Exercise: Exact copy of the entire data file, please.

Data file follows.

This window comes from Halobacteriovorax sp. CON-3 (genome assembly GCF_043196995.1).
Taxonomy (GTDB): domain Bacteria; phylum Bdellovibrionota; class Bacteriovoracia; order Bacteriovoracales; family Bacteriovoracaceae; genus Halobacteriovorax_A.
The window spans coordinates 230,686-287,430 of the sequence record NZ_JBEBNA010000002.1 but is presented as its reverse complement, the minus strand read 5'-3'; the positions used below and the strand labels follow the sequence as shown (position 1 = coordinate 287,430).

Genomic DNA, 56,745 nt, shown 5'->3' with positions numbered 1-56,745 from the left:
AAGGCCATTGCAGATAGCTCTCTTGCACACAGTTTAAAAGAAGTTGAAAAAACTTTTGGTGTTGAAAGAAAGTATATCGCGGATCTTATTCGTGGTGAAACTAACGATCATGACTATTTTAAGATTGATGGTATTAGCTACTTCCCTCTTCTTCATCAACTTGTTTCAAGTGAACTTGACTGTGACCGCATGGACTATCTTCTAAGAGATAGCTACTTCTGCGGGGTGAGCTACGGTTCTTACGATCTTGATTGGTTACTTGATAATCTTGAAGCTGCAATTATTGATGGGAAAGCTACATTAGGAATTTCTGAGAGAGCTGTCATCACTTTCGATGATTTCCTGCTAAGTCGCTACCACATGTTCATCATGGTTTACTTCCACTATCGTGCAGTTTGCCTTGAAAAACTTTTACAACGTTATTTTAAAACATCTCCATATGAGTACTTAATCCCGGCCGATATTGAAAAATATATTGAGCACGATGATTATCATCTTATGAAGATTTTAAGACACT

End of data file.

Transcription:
This window comes from Halobacteriovorax sp. CON-3 (genome assembly GCF_043196995.1).
Taxonomy (GTDB): domain Bacteria; phylum Bdellovibrionota; class Bacteriovoracia; order Bacteriovoracales; family Bacteriovoracaceae; genus Halobacteriovorax_A.
The window spans coordinates 230,686-287,430 of the sequence record NZ_JBEBNA010000002.1 but is presented as its reverse complement, the minus strand read 5'-3'; the positions used below and the strand labels follow the sequence as shown (position 1 = coordinate 287,430).

Genomic DNA, 56,745 nt, shown 5'->3' with positions numbered 1-56,745 from the left:
AAGGCCATTGCAGATAGCTCTCTTGCACACAGTTTAAAAGAAGTTGAAAAAACTTTTGGTGTTGAAAGAAAGTATATCGCGGATCTTATTCGTGGTGAAACTAACGATCATGACTATTTTAAGATTGATGGTATTAGCTACTTCCCTCTTCTTCATCAACTTGTTTCAAGTGAACTTGACTGTGACCGCATGGACTATCTTCTAAGAGATAGCTACTTCTGCGGGGTGAGCTACGGTTCTTACGATCTTGATTGGTTACTTGATAATCTTGAAGCTGCAATTATTGATGGGAAAGCTACATTAGGAATTTCTGAGAGAGCTGTCATCACTTTCGATGATTTCCTGCTAAGTCGCTACCACATGTTCATCATGGTTTACTTCCACTATCGTGCAGTTTGCCTTGAAAAACTTTTACAACGTTATTTTAAAACATCTCCATATGAGTACTTAATCCCGGCCGATATTGAAAAATATATTGAGCACGATGATTATCATCTTATGAAGATTTTAAGACACT